Status of Multi-Geared Small Scale Fishery Operated in Koggala Lagoon and Adjacent Coastal Area
Management of multi-species and multi-geared fisheries is challenging due to conflicts and competitions of fishers. However, such a complex fishery exists for the last 100 years in Koggala lagoon, which extends only for 727 ha area, in southern Sri Lanka. This study evaluated the fish catch and income sharing mechanisms which enable to survive these fisheries in highly dynamic biological and socio-economical environments. Eight landing sites at the lagoon body, lagoon mouth and adjacent coast were weekly visited from April to August 2015 in drawing random samples to determine gear-based catch per unit effort (CPUE), species diversity and income levels. Questionnaires and discussions among fishers were used to identify potentials and threats for the fishery. Dominant 25 fish species and 6 shrimp species were observed in the catches of 11 fishing methods including snares, a fish trap which was not recorded from Koggala lagoon. During the study period high variations of CPUE were observed within and among fishing methods. Hierarchical cluster analysis based on present-absent data showed two clearly separated clusters (P<0.05). Though the educational level and years of experience significantly differed between lagoon and coastal fishers (P<0.05), the respective income was not significantly different. Targeting different species and different life history stages by different types of gear seems to be the key in sustaining multi-geared fisheries in the lagoon for last 100 years. Though school education does not have any effect on selecting fishing location, fishing experience seems to be important in operating some specific gear. Species aggregation and their susceptibility for different gear reveled in this study must be important in developing fishery management strategies for the lagoon. Despite to the effective catch sharing mechanism, the sand bar formation, which is the most concerned issue by both lagoon and coastal fishers, will determine whether Koggala lagoon fisheries will survived for another 100 years due to its effects on altering species diversity.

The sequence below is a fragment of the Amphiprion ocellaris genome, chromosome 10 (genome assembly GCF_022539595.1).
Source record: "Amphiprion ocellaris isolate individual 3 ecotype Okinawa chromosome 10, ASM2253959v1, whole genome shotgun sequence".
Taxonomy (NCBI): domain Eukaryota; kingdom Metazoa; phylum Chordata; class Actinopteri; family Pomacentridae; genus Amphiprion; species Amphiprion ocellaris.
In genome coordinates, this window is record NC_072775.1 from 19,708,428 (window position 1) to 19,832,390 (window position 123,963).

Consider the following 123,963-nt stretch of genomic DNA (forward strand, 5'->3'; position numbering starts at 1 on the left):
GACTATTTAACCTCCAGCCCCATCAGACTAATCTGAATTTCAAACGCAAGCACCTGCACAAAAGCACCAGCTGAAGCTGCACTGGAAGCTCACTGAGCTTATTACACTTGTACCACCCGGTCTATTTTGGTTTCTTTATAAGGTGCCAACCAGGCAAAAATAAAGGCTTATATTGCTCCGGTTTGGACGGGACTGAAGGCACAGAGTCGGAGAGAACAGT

Keywords: Artisanal fisheries, Catch composition, Socio-economic status
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Proceedings of International Forestry and Environment Symposium, Sri Lanka. Published by Department of Forestry and Environmental Science, University of Sri Jayewardenepura